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Old 07-28-16, 08:28 AM
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"WARNING Power supply electric voltage 110V/60HZ-27A on an electric circuit for /a power supply must conectin at having electric leakage switch electric leakage switch must be over and above 40A and have a connect goodly ground"
Allan....the mfg has given explicit connection instructions.


Pictures are always helpful.
 
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Old 07-28-16, 09:22 AM
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Here are some more pictures of inside the Generator. The yellow Green wire is ground, Blue is neutral and Brown is hot. Name:  Steam Gen top cover.jpg
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Size:  25.8 KBName:  Electric Connection`.jpg
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Old 07-28-16, 09:56 AM
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Based on the diagram it has only one heat element so not convertible to 120/240. I would replace it. As you said just not worth fooling with.

Name:  Steam Gen top cover.jpg
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Old 07-28-16, 10:04 AM
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Name:  Transformer.jpg
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Size:  22.5 KB this is of the transformer inside but its just to convert to 12v
 
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Old 07-28-16, 10:10 AM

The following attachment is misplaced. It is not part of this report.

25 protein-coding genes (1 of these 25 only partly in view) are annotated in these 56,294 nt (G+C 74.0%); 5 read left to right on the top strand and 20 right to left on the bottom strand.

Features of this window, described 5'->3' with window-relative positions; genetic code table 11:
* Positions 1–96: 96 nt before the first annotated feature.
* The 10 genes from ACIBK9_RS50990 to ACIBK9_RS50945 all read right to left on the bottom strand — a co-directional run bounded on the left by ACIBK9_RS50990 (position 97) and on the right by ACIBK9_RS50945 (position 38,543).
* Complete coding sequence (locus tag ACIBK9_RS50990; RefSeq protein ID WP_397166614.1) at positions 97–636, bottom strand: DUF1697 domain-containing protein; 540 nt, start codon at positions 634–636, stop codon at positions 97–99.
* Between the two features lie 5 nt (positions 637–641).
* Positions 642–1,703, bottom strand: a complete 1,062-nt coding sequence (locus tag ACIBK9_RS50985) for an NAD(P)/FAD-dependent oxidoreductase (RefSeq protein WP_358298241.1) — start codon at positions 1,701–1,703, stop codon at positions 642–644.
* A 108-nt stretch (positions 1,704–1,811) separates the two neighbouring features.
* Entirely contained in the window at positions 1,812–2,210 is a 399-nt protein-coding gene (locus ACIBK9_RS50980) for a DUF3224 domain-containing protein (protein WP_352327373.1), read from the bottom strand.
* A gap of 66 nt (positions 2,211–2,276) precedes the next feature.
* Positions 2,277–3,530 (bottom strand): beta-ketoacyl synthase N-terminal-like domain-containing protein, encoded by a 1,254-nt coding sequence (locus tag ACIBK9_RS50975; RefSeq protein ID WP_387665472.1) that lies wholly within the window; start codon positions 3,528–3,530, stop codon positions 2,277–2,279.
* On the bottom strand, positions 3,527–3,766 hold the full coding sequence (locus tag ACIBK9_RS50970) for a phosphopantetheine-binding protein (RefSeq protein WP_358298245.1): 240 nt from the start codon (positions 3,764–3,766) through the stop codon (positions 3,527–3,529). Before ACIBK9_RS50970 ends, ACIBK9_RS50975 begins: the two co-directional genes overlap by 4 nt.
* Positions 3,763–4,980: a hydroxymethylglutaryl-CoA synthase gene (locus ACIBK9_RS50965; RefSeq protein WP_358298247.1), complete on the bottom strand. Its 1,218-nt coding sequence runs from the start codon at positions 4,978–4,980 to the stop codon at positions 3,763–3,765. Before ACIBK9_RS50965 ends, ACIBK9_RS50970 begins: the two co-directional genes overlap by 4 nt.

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The transformer is just for the electronics.
 
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Old 07-29-16, 09:19 AM
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Yeah, this has to be an illegal Chinese import somebody got cheap on eBay. There is no way this thing is approved for use in the USA or Canada. Even the CE mark has to be forged as this unit is no where near EU specs. Or sometimes the counterfeiters will use a few licensed components (like wiring or relays) to imply that the entire unit has approval based on a few internal components carrying the authentic mark.

As with most of these type of items it is probably a knock off of a fancy European brand with some hacks applied to make it somewhat compatible with North American power system.

I honestly wouldn't use it. There are probably some tweaks you can do to improve it, but I just don't think it's worth the fire or shock risk.